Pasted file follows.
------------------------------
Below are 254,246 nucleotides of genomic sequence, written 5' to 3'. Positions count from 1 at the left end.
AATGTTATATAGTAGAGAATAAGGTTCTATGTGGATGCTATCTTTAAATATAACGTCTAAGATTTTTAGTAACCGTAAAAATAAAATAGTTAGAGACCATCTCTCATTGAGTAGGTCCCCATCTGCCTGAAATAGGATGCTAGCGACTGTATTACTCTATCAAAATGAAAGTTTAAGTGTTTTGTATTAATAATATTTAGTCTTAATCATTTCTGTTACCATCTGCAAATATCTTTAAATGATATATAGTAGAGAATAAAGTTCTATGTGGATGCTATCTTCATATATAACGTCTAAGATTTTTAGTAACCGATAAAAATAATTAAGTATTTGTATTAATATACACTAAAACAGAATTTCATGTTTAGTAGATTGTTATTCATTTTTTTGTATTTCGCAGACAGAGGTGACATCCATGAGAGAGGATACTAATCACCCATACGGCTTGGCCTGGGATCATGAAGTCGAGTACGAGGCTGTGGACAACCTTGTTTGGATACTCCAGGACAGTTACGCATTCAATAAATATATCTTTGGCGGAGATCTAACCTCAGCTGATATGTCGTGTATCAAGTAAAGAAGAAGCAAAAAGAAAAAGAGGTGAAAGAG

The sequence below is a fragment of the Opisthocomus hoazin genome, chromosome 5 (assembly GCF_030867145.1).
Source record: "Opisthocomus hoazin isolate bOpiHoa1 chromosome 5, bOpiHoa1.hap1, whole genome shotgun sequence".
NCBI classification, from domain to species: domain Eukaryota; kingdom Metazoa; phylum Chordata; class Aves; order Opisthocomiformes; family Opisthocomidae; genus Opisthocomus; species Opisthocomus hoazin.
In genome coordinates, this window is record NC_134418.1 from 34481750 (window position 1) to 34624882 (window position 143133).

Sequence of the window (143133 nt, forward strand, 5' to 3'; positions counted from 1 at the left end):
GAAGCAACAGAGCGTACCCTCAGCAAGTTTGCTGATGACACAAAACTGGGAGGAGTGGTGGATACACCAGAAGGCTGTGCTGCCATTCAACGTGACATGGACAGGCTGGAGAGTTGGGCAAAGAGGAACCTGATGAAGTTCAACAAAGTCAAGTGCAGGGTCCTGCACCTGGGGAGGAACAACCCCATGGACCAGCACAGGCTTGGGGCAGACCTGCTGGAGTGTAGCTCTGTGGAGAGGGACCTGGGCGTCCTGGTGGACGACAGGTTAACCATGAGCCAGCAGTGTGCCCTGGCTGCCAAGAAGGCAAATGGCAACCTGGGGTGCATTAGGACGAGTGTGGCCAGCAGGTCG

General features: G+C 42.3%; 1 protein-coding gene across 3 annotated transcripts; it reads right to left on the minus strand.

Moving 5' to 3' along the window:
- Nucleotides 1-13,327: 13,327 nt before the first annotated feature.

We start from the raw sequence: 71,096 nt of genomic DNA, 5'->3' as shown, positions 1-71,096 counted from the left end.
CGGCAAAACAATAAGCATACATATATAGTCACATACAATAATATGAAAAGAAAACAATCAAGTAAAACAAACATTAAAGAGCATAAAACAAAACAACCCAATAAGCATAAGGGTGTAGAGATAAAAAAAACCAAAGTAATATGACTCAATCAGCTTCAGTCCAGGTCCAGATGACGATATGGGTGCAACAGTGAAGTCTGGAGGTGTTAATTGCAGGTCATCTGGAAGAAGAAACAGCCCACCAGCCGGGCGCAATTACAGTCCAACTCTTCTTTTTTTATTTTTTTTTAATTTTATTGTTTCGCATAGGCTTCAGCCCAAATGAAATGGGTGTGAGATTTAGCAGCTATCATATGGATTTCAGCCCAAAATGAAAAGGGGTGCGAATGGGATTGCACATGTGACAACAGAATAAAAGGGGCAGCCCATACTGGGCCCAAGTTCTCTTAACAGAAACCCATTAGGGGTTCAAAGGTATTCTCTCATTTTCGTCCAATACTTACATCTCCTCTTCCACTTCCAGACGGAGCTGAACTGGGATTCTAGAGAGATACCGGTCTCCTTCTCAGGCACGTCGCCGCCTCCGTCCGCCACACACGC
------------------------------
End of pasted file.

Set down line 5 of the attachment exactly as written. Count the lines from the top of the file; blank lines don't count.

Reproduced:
NCBI classification, from domain to species: domain Eukaryota; kingdom Metazoa; phylum Chordata; class Aves; order Opisthocomiformes; family Opisthocomidae; genus Opisthocomus; species Opisthocomus hoazin.